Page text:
"Tell me more Seamus ...moremore's music to my ears, it's Beethoven and Boyzone and Glenstal Monks rolled into one." And before Seamus can even attempt to answer, McSorley is yelling what he has already been told, what he has already ingested—Hanrahan, a fucking eejit, a fucking moron, on his mobile, not thinking, rams his digger straight into the tank of diesel and, presto, thousands of liters have spewed onto the rained-on yard, making those rainbow colors so beloved of youngsters—said diesel already flowing through the porous limestone down to the river and onwards to the estate of houses in the valley below. Forty fucking families who hate his guts are now alerted to a peculiar smell in their kitchen and weird patches of damp seeping up through their foundations. Forty families baying at the gates, the Gardai, the council, the fisheries board all on his back, his quarry shut down indefinitely, loaders, crushers, lying idle, men laid off, bank repayments to the tune of fifty grand a month. Marvelous, inspirational, a whammy, a catastrophic environmental and human fuckup. At that, he reaches for his calculator and with instantaneous lucidity begins to tot up the gargantuan sums about to be lost.

Seamus watches the savage snarling expression, not yet knowing how long it will take for the spree of rage to subside, but guessing the finale—McSorley tearing wads of newspaper to chew, then spit out, because his anger can no longer be contained in a violent welter of words.

"Hanrahan is very sorry ... he was ringing the hospital to inquire about his mother and getting no answer," Seamus says, only to be silenced, because McSorley does not give a tinker's curse if Walter Mitty and Walter Mitty's ailing mother are dead in a ditch. The tank has got to be removed and a cleanup operation commenced at once.

"It can't be done tonight," Seamus says.

"Can't! Can't!" McSorley roars. Can't is a verb he does not tolerate. Can't does not close a deal. There are no prizes for can't. Can't is the breast that losers are suckled on. That tank goes and is replaced with an identical one, all surface evidence is erased, stones taken up, crushed, buried, and clean unsmelling stone put in their place.

Alone, he drops down into his chair, drenched in sweat, and spits out the last gob of wet newspaper, then reaches into his bottom drawer for the brandy and his pewter mug. The first slug he drinks direct from the bottle and studies his reflection in the mug, his mouth foaming, his features distended. He does not like what he sees, because he is a vain man, proud of his jutting jaw, his mineral-blue eyes, his ramrod posture, and the cropped tawny mustache that singles him out from the lubbers and jobbers all around. He asks himself, "Who am I, what am 1," and answers, "I am Daragh McSor-ley, from the big house on the hill" —lawns, topiary, sculptures the size of cannon, a fragrant wife, Kitty, paneled walls, priceless paintings, a library of first editions, a yacht named after his daughter bobbing in the wintry waters off the coast of Spain, and a family to assuage his every mood, his bursts of temper, a devoted family that is his pride and joy.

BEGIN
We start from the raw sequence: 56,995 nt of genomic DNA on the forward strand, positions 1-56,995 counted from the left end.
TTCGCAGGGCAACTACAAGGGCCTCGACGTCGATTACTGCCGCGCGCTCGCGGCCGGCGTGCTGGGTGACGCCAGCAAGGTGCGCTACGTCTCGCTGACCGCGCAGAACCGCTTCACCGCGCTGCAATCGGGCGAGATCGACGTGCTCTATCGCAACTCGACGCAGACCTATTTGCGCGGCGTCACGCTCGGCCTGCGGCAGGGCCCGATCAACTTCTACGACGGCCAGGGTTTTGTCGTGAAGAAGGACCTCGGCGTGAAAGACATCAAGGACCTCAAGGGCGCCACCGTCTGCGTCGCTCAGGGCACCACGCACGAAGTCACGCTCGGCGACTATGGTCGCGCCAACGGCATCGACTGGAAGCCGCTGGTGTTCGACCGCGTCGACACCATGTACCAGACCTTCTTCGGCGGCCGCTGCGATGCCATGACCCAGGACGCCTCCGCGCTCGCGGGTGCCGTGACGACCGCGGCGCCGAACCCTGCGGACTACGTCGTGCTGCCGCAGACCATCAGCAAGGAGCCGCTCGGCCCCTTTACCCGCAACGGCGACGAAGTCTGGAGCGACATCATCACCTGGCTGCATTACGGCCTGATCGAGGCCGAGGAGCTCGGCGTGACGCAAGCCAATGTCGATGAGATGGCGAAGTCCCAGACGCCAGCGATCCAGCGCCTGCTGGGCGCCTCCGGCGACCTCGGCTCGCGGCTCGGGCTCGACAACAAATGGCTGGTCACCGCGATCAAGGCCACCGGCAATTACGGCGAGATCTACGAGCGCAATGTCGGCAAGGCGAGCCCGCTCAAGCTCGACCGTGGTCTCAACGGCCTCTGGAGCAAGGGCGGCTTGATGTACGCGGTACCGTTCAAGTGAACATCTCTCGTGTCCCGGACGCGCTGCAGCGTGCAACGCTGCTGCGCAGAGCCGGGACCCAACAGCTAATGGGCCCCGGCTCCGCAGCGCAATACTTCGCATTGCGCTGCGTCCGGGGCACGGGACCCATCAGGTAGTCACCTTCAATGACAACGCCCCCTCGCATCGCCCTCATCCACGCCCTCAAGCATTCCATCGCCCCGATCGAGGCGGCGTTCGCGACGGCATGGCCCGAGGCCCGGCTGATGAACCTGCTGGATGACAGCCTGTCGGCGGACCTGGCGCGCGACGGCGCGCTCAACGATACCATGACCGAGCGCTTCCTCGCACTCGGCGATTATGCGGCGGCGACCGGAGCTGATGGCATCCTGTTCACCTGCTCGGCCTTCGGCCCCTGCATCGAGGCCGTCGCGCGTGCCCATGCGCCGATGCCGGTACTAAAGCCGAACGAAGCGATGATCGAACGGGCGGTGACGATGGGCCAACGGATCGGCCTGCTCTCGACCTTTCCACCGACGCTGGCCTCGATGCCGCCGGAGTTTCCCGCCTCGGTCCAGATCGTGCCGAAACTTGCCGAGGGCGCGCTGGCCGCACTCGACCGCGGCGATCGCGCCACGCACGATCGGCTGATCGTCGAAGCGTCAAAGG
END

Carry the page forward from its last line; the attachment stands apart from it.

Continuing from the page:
But no one really knows him as he is, no one knows the scope of his ambition, the passion, the relentless unrest. Only Dr. Tubridy got a glimpse of it once— Tubridy, aping the English mores with his tweeds and his trilby hat, put it to him in the surgery, after the second bypass — asked him what made him tick.

"Lust," he answered.

"For the fair sex," Tubridy said.

"For everything ...Medb the Connaught Queen has nothing on me, with her avarice for dominions, herds, jewels, and booty."

"And thy fellow man?" Tubridy put it to him.

"A checkbook speaks louder than the act of perfect contrition," he answered, and laughed, and Tubridy laughed with him, but nervously.

He was famous for his loud laugh that had little mirth in it. It confused people, it kept them dangling. As for bad feeling, there was so much bad feeling vented on him that he could bottle it and sell it like holy water. His wife, Kitty, mortified that Sunday after Mass, when a mad eejit of a woman who had done upholstery for a block of houses came up to him cursing and screaming, "You broke me, you broke me, Mr. McSorley," and he not losing the cool one bit, giving her the big smile and assuring her that it would be looked into. Soon she was timorous, almost apologetic, and he walked tall to the car, Kitty pinching him and asking, "In the name of God, Daragh, in the name of God, what did you do?" It wasn't long after that that the stone eagles were hacked off the piers of his front gates and dogs were set on Kitty when she was out for a walk.

Another thing, never in his cups did he luxuriate in that maudlin stuff about hunger and privation. He knew it in his marrow. Lesser men than him would go on about crubeens and a turnip for Christmas dinner, or a grandmother pulled off her bicycle when she was taking the salmon that her man had poached from the river, to sell to the fishmonger in the town, taken down off her bicycle and brought to the county jail.